The fact that people suffering from migraines tend to prefer more quiet, darker places is a widely known fact. Whenever headaches become unbearable, migraine sufferers look for the darkest room available, and spend the next couple of hours with as few distractions as possible. Anecdotal tails about how the presence of light and excessive visual stimuli make matters worst prompted the attention of researchers from Scotland, who took a keen interest in uncovering the mechanisms connecting the two. They have indeed managed to find a connection, and a fairly clear one at that.
The main conclusion of the new study is that people who tend to suffer from migraines actually process visual cues better than if there are no distractions around. In an unexpected twist, the research team found that this was also true when these individuals did not actually have migraines. Their brains appear to be more primed for picking up, or focusing on, single visual cues when there is no “light noise” around. This was demonstrated in carefully devised scientific experiments, in the research group's lab.
In the study, the team asked a number of volunteers to focus on discovering a small circle of white light inside a sea of light noise. The background resembled the effect TVs show when there is no signal. That fuzzy, black and white noise is apparently very confusing for those that have migraines more often. When the test subjects were asked to find the white circle without the background turned on, both sufferers and those who never complained of migraines performed similarly. However, when the noise was added, those prone to headaches performed significantly worst. At the time of the study, they were not suffering from actual migraines, the team adds.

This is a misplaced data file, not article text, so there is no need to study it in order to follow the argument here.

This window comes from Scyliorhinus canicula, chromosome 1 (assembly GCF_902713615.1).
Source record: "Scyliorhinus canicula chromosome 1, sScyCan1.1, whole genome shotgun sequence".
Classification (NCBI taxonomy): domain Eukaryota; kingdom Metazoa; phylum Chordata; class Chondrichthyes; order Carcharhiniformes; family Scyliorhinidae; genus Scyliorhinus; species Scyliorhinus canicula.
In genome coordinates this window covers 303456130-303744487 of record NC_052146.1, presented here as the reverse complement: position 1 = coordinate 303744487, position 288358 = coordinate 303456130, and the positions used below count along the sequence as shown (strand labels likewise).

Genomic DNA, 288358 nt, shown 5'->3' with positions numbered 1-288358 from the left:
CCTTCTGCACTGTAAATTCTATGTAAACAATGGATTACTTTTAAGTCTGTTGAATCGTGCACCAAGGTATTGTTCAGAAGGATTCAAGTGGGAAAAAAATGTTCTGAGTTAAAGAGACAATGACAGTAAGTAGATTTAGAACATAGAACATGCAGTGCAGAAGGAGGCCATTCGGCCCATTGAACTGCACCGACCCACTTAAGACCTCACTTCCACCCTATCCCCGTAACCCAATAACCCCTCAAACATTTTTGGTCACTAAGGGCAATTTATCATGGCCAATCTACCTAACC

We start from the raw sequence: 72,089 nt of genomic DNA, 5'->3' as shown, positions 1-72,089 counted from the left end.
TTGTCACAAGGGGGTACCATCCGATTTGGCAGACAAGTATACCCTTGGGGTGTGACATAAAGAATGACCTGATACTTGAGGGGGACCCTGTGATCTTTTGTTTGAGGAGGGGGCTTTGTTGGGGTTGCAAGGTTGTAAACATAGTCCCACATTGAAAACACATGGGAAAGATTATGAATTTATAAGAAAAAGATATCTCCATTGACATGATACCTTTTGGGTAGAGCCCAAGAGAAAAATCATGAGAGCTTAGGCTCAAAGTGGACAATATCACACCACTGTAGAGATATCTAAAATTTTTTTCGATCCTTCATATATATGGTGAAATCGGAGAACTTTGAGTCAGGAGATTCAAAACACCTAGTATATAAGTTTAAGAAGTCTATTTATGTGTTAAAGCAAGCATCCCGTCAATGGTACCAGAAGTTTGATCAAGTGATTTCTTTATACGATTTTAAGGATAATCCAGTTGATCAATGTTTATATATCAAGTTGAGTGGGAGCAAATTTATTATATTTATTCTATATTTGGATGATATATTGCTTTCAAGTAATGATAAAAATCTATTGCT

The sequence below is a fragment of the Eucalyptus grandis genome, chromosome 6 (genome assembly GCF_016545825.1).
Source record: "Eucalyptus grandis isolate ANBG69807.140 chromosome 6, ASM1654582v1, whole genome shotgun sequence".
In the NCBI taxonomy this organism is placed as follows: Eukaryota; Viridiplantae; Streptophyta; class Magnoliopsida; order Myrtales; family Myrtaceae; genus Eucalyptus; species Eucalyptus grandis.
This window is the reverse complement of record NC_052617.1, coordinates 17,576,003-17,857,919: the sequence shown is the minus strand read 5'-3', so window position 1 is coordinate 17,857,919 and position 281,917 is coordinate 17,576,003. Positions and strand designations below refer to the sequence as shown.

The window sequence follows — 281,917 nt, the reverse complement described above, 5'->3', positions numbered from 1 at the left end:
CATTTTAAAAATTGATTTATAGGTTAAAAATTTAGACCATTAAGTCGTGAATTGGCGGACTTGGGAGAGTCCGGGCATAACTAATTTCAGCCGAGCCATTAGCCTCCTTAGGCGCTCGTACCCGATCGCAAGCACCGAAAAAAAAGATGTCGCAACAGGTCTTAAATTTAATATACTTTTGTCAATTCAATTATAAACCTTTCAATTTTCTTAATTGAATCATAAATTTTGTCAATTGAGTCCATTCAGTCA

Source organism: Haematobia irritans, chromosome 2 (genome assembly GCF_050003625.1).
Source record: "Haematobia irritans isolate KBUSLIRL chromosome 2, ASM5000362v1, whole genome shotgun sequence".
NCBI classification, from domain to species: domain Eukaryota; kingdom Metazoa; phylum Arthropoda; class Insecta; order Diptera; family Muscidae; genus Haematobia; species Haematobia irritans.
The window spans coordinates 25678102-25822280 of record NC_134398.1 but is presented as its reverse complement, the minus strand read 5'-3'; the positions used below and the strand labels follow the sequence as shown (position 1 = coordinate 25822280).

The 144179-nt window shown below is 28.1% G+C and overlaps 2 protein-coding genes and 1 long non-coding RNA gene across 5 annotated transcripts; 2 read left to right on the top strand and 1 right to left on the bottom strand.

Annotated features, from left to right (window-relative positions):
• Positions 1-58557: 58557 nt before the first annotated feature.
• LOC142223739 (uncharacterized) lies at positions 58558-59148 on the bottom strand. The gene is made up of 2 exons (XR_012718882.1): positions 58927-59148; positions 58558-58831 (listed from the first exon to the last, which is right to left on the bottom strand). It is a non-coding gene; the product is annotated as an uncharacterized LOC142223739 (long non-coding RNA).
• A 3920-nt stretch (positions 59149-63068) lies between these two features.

“Our visual environment is generally very busy and full of objects, many of which are important at some times but not at others. Normally, we can attend effortlessly to those items of interest and often do not even notice others. [Migraine sufferers] may be at a disadvantage when searching for details, especially in cluttered environments,” explains Diplom-Ingenieur (FH) of Optometry and lead study researcher, Doreen Wagner. The expert is also a PhD student at the Glasgow Caledonian University Vision Science department. Details of the work appear in the April issue of the scientific journal Investigative Ophthalmology & Visual Science.